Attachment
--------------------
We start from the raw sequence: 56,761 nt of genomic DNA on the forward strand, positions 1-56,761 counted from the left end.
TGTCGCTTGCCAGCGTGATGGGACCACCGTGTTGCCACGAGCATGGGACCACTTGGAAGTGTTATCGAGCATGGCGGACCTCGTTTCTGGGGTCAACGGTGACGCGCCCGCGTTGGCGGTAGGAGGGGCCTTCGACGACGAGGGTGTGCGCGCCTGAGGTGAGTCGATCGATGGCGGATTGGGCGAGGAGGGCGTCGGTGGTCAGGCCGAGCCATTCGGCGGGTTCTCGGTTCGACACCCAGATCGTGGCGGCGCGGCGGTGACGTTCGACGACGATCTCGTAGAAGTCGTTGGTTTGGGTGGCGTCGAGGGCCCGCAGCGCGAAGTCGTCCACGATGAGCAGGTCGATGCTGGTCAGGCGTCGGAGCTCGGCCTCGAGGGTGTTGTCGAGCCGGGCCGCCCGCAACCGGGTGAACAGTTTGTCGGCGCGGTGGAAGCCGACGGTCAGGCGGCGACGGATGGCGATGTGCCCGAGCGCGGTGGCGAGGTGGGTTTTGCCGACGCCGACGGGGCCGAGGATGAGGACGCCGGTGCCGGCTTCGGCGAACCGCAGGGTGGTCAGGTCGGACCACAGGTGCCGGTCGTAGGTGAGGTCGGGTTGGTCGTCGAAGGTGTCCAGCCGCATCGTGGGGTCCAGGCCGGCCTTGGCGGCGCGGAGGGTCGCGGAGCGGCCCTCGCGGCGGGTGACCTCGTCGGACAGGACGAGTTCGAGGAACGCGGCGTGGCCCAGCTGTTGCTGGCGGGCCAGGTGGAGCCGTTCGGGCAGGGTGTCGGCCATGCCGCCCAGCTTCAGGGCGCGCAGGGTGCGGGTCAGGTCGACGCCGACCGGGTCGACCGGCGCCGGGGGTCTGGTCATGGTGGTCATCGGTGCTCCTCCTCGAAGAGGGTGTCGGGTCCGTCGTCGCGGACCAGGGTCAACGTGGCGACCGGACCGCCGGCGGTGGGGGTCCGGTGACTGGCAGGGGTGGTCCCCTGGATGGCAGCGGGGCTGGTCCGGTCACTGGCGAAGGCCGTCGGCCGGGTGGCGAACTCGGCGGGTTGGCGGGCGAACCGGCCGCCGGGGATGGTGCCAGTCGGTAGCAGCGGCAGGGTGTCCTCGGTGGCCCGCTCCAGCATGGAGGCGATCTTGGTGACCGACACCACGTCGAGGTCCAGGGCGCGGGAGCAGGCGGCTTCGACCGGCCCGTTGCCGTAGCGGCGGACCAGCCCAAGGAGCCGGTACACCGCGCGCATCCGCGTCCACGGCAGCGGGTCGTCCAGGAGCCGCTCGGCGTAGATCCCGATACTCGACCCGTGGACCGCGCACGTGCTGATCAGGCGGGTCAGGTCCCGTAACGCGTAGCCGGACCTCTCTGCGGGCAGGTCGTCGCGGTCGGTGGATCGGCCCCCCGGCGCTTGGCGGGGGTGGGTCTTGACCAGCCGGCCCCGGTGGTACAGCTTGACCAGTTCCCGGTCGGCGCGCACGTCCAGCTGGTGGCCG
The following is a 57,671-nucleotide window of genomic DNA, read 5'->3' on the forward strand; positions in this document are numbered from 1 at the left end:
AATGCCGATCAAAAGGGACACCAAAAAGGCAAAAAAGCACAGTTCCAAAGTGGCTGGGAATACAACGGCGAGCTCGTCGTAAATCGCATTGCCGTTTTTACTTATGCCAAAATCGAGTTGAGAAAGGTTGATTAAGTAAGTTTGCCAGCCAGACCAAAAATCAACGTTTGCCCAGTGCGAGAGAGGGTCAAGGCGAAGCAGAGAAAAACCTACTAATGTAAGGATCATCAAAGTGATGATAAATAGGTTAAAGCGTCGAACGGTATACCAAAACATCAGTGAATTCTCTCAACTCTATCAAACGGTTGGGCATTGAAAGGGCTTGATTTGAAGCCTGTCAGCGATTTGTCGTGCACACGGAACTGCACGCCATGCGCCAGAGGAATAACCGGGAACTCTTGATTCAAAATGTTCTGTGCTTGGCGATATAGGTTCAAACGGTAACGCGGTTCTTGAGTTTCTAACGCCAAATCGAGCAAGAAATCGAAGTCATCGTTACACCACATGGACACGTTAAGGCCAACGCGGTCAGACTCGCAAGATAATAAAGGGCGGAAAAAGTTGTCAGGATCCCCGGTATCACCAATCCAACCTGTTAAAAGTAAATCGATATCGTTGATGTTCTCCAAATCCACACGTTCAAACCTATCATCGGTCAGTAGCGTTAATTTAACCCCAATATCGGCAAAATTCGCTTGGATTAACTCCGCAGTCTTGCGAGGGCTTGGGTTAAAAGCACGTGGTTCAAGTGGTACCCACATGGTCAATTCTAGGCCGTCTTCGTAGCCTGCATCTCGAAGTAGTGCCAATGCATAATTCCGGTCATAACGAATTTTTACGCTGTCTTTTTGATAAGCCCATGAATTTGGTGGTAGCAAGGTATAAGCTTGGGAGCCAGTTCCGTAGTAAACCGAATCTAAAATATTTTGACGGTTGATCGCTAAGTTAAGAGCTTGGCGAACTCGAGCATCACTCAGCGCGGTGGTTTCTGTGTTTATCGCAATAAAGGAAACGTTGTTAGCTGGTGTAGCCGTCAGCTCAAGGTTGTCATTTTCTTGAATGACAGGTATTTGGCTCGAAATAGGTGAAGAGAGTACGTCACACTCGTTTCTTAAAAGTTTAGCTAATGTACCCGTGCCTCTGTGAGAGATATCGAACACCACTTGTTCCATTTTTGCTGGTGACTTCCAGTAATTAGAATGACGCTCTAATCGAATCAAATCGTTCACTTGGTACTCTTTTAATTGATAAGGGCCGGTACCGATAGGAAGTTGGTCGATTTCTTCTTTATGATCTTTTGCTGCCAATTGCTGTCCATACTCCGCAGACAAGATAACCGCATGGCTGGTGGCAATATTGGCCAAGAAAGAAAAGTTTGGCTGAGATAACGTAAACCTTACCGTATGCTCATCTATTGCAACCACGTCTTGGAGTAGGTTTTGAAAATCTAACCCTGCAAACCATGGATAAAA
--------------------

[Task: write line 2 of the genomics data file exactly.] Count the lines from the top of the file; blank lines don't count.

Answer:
TGTCGCTTGCCAGCGTGATGGGACCACCGTGTTGCCACGAGCATGGGACCACTTGGAAGTGTTATCGAGCATGGCGGACCTCGTTTCTGGGGTCAACGGTGACGCGCCCGCGTTGGCGGTAGGAGGGGCCTTCGACGACGAGGGTGTGCGCGCCTGAGGTGAGTCGATCGATGGCGGATTGGGCGAGGAGGGCGTCGGTGGTCAGGCCGAGCCATTCGGCGGGTTCTCGGTTCGACACCCAGATCGTGGCGGCGCGGCGGTGACGTTCGACGACGATCTCGTAGAAGTCGTTGGTTTGGGTGGCGTCGAGGGCCCGCAGCGCGAAGTCGTCCACGATGAGCAGGTCGATGCTGGTCAGGCGTCGGAGCTCGGCCTCGAGGGTGTTGTCGAGCCGGGCCGCCCGCAACCGGGTGAACAGTTTGTCGGCGCGGTGGAAGCCGACGGTCAGGCGGCGACGGATGGCGATGTGCCCGAGCGCGGTGGCGAGGTGGGTTTTGCCGACGCCGACGGGGCCGAGGATGAGGACGCCGGTGCCGGCTTCGGCGAACCGCAGGGTGGTCAGGTCGGACCACAGGTGCCGGTCGTAGGTGAGGTCGGGTTGGTCGTCGAAGGTGTCCAGCCGCATCGTGGGGTCCAGGCCGGCCTTGGCGGCGCGGAGGGTCGCGGAGCGGCCCTCGCGGCGGGTGACCTCGTCGGACAGGACGAGTTCGAGGAACGCGGCGTGGCCCAGCTGTTGCTGGCGGGCCAGGTGGAGCCGTTCGGGCAGGGTGTCGGCCATGCCGCCCAGCTTCAGGGCGCGCAGGGTGCGGGTCAGGTCGACGCCGACCGGGTCGACCGGCGCCGGGGGTCTGGTCATGGTGGTCATCGGTGCTCCTCCTCGAAGAGGGTGTCGGGTCCGTCGTCGCGGACCAGGGTCAACGTGGCGACCGGACCGCCGGCGGTGGGGGTCCGGTGACTGGCAGGGGTGGTCCCCTGGATGGCAGCGGGGCTGGTCCGGTCACTGGCGAAGGCCGTCGGCCGGGTGGCGAACTCGGCGGGTTGGCGGGCGAACCGGCCGCCGGGGATGGTGCCAGTCGGTAGCAGCGGCAGGGTGTCCTCGGTGGCCCGCTCCAGCATGGAGGCGATCTTGGTGACCGACACCACGTCGAGGTCCAGGGCGCGGGAGCAGGCGGCTTCGACCGGCCCGTTGCCGTAGCGGCGGACCAGCCCAAGGAGCCGGTACACCGCGCGCATCCGCGTCCACGGCAGCGGGTCGTCCAGGAGCCGCTCGGCGTAGATCCCGATACTCGACCCGTGGACCGCGCACGTGCTGATCAGGCGGGTCAGGTCCCGTAACGCGTAGCCGGACCTCTCTGCGGGCAGGTCGTCGCGGTCGGTGGATCGGCCCCCCGGCGCTTGGCGGGGGTGGGTCTTGACCAGCCGGCCCCGGTGGTACAGCTTGACCAGTTCCCGGTCGGCGCGCACGTCCAGCTGGTGGCCG